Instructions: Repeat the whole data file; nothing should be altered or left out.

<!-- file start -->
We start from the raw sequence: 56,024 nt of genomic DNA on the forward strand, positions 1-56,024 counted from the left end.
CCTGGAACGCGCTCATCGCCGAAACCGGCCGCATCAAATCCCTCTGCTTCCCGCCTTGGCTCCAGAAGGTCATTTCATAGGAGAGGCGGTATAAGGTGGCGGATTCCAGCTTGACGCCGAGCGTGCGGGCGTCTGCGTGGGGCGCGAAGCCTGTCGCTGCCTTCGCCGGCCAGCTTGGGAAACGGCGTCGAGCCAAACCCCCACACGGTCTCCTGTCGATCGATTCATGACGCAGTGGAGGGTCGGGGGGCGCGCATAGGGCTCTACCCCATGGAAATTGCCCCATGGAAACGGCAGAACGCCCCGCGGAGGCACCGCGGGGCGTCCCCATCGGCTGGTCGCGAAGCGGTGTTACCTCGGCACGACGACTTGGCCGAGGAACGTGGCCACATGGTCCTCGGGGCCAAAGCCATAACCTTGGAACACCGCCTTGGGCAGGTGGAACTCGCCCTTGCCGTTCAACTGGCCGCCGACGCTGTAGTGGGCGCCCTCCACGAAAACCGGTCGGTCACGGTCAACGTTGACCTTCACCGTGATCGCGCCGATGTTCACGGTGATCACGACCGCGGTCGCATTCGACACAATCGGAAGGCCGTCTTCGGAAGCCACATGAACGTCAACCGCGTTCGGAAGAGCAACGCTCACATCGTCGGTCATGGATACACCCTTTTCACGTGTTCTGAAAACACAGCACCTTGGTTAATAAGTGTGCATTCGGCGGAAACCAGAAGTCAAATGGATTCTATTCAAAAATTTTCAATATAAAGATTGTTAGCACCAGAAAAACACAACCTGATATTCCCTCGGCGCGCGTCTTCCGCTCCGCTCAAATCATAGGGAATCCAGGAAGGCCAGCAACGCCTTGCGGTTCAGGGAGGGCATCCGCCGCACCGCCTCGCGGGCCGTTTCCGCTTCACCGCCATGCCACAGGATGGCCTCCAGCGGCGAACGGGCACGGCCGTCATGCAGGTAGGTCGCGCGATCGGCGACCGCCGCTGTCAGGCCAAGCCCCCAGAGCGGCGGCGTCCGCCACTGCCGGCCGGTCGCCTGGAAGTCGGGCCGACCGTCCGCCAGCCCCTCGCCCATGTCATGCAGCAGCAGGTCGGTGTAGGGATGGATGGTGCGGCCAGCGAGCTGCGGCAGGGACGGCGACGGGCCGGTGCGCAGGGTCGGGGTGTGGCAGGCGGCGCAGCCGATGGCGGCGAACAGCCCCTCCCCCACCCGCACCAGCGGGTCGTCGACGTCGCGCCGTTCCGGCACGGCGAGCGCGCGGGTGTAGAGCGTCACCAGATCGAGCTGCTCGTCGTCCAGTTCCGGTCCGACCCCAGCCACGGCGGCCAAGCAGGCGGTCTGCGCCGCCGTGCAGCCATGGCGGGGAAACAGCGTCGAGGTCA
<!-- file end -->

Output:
We start from the raw sequence: 56,024 nt of genomic DNA on the forward strand, positions 1-56,024 counted from the left end.
CCTGGAACGCGCTCATCGCCGAAACCGGCCGCATCAAATCCCTCTGCTTCCCGCCTTGGCTCCAGAAGGTCATTTCATAGGAGAGGCGGTATAAGGTGGCGGATTCCAGCTTGACGCCGAGCGTGCGGGCGTCTGCGTGGGGCGCGAAGCCTGTCGCTGCCTTCGCCGGCCAGCTTGGGAAACGGCGTCGAGCCAAACCCCCACACGGTCTCCTGTCGATCGATTCATGACGCAGTGGAGGGTCGGGGGGCGCGCATAGGGCTCTACCCCATGGAAATTGCCCCATGGAAACGGCAGAACGCCCCGCGGAGGCACCGCGGGGCGTCCCCATCGGCTGGTCGCGAAGCGGTGTTACCTCGGCACGACGACTTGGCCGAGGAACGTGGCCACATGGTCCTCGGGGCCAAAGCCATAACCTTGGAACACCGCCTTGGGCAGGTGGAACTCGCCCTTGCCGTTCAACTGGCCGCCGACGCTGTAGTGGGCGCCCTCCACGAAAACCGGTCGGTCACGGTCAACGTTGACCTTCACCGTGATCGCGCCGATGTTCACGGTGATCACGACCGCGGTCGCATTCGACACAATCGGAAGGCCGTCTTCGGAAGCCACATGAACGTCAACCGCGTTCGGAAGAGCAACGCTCACATCGTCGGTCATGGATACACCCTTTTCACGTGTTCTGAAAACACAGCACCTTGGTTAATAAGTGTGCATTCGGCGGAAACCAGAAGTCAAATGGATTCTATTCAAAAATTTTCAATATAAAGATTGTTAGCACCAGAAAAACACAACCTGATATTCCCTCGGCGCGCGTCTTCCGCTCCGCTCAAATCATAGGGAATCCAGGAAGGCCAGCAACGCCTTGCGGTTCAGGGAGGGCATCCGCCGCACCGCCTCGCGGGCCGTTTCCGCTTCACCGCCATGCCACAGGATGGCCTCCAGCGGCGAACGGGCACGGCCGTCATGCAGGTAGGTCGCGCGATCGGCGACCGCCGCTGTCAGGCCAAGCCCCCAGAGCGGCGGCGTCCGCCACTGCCGGCCGGTCGCCTGGAAGTCGGGCCGACCGTCCGCCAGCCCCTCGCCCATGTCATGCAGCAGCAGGTCGGTGTAGGGATGGATGGTGCGGCCAGCGAGCTGCGGCAGGGACGGCGACGGGCCGGTGCGCAGGGTCGGGGTGTGGCAGGCGGCGCAGCCGATGGCGGCGAACAGCCCCTCCCCCACCCGCACCAGCGGGTCGTCGACGTCGCGCCGTTCCGGCACGGCGAGCGCGCGGGTGTAGAGCGTCACCAGATCGAGCTGCTCGTCGTCCAGTTCCGGTCCGACCCCAGCCACGGCGGCCAAGCAGGCGGTCTGCGCCGCCGTGCAGCCATGGCGGGGAAACAGCGTCGAGGTCA